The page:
QUT ePrints

Indentation stiffness does not discriminate between normal and degraded articular cartilage

Brown, Cameron P., Crawford, Ross W., & Oloyede, Adekunle (2007) Indentation stiffness does not discriminate between normal and degraded articular cartilage. Clinical Biomechanics, 22(7), pp. 843-848.

View at publisher

Abstract

Background Relative indentation characteristics are commonly used for distinguishing between normal healthy and degraded cartilage. The application of this parameter in surgical decision making and an appreciation of articular cartilage biomechanics has prompted us to hypothesise that it is difficult to define a reference stiffness to characterise normal articular cartilage.

Method This hypothesis is tested for validity by carrying out biomechanical indentation of articular cartilage samples that are characterised as visually normal and degraded relative to proteoglycan depletion and collagen disruption. Compressive loading was applied at known strain rates to visually normal, artificially degraded and naturally osteoarthritic articular cartilage and observing the trends of their stress-strain and stiffness characteristics.

Findings While our results demonstrated a 25% depreciation in the stiffness of individual samples after proteoglycan depletion, they also showed that when compared to the stiffness of normal samples only 17% lie outside the range of the stress-strain behaviour of normal samples.

Interpretation We conclude that the extent of the variability in the properties of normal samples, and the degree of overlap (81%) of the biomechanical properties of normal and degraded matrices demonstrate that indentation data cannot form an accurate basis for distinguishing normal from abnormal articular cartilage samples with consequences for the application of this mechanical process in the clinical environment.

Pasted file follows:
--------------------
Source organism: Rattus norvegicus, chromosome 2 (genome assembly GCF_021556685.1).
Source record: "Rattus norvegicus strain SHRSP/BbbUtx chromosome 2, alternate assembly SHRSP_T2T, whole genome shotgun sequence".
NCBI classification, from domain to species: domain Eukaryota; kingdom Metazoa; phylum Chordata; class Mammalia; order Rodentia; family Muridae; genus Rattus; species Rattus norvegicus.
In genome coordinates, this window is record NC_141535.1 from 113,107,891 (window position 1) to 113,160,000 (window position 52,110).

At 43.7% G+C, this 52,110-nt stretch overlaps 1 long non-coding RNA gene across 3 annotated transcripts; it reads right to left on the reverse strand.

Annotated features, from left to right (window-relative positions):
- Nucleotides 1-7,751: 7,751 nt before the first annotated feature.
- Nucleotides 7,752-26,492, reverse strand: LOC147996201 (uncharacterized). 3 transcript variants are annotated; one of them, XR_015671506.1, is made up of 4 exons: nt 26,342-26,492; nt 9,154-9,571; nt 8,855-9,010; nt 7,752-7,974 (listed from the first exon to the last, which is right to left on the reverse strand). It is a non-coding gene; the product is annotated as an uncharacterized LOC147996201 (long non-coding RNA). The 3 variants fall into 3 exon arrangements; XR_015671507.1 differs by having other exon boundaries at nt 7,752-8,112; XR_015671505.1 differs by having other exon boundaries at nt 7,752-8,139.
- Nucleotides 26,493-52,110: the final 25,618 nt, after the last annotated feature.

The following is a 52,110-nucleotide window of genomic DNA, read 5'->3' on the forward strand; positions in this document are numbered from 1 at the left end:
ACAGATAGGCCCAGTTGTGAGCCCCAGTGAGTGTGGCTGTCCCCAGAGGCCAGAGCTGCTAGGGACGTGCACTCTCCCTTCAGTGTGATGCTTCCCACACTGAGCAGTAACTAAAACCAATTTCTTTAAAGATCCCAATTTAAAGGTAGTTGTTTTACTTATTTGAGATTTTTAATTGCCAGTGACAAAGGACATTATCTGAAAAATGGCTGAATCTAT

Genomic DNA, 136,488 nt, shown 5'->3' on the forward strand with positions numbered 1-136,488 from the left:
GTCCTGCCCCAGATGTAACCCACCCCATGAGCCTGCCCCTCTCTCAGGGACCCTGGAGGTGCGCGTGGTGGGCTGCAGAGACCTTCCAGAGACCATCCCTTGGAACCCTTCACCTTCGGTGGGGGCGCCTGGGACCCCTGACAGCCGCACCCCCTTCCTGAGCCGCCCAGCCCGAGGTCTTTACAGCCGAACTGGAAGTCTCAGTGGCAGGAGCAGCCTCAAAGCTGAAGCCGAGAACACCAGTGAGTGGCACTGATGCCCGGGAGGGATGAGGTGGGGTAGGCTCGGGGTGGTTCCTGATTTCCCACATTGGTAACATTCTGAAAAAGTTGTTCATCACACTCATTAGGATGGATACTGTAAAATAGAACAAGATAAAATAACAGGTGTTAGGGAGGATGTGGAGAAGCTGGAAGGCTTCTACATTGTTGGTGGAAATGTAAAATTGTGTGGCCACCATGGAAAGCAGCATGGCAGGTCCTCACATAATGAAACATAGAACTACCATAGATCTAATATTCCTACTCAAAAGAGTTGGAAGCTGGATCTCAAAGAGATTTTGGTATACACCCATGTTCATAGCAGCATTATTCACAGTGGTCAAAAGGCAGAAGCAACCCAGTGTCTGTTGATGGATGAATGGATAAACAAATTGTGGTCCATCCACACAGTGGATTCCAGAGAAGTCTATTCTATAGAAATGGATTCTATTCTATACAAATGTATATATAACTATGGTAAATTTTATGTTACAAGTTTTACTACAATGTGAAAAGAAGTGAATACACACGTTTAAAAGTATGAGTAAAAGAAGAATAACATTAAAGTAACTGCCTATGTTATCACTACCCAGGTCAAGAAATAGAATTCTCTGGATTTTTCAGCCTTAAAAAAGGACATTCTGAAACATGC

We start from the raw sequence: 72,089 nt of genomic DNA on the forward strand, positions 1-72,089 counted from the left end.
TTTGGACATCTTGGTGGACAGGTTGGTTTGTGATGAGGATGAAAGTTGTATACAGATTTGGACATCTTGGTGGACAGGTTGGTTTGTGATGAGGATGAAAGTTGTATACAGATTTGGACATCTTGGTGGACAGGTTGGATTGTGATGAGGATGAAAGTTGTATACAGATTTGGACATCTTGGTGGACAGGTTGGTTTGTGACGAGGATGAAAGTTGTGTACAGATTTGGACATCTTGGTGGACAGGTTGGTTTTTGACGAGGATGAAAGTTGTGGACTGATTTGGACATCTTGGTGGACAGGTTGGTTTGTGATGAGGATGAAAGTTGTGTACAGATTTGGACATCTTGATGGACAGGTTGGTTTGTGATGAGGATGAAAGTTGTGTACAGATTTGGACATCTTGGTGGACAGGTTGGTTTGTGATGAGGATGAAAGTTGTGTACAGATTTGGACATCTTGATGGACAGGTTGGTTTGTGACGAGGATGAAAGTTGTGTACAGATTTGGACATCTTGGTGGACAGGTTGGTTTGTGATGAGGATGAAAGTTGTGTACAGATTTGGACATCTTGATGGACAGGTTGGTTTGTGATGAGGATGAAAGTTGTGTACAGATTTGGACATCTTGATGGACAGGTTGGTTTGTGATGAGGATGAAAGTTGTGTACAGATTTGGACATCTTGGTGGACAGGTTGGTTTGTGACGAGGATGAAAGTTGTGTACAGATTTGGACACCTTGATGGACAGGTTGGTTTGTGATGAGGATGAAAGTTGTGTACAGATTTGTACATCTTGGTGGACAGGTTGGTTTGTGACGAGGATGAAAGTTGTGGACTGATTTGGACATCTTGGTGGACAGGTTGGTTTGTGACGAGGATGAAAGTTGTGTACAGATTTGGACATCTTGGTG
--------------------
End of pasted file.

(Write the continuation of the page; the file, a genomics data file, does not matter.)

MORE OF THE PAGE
Impact and interest:

11 citations in Scopus
Search Google Scholar™
11 citations in Web of Science®

Citation countsare sourced monthly from Scopus and Web of Science® citation databases.

These databases contain citations from different subsets of available publications and different time periods and thus the citation count from each is usually different. Some works are not in either database and no count is displayed. Scopus includes citations from articles published in 1996 onwards, and Web of Science® generally from 1980 onwards.

Citations counts from the Google Scholar™ indexing service can be viewed at the linked Google Scholar™ search.

Full-text downloads:

184 since deposited on 25 Jun 2007
34 in the past twelve months

Full-text downloadsdisplays the total number of times this work’s files (e.g., a PDF) have been downloaded from QUT ePrints as well as the number of downloads in the previous 365 days. The count includes downloads for all files if a work has more than one.

ID Code: 8351
Item Type: Journal Article
DOI: 10.1016/j.clinbiomech.2007.04.013
ISSN: 0268-0033
Subjects: Australian and New Zealand Standard Research Classification > ENGINEERING (090000) > BIOMEDICAL ENGINEERING (090300) > Biomechanical Engineering (090302)
Australian and New Zealand Standard Research Classification > ENGINEERING (090000) > BIOMEDICAL ENGINEERING (090300) > Biomedical Engineering not elsewhere classified (090399)
Australian and New Zealand Standard Research Classification > ENGINEERING (090000) > BIOMEDICAL ENGINEERING (090300) > Biomedical Instrumentation (090303)
Divisions: Past > QUT Faculties & Divisions > Faculty of Built Environment and Engineering
Current > Institutes > Institute of Health and Biomedical Innovation
Copyright Owner: Copyright 2007 Elsevier
Copyright Statement: Reproduced in accordance with the copyright policy of the publisher.
Deposited On: 25 Jun 2007
Last Modified: 29 Feb 2012 23:32

Export: EndNote | Dublin Core | BibTeX

Repository Staff Only: item control page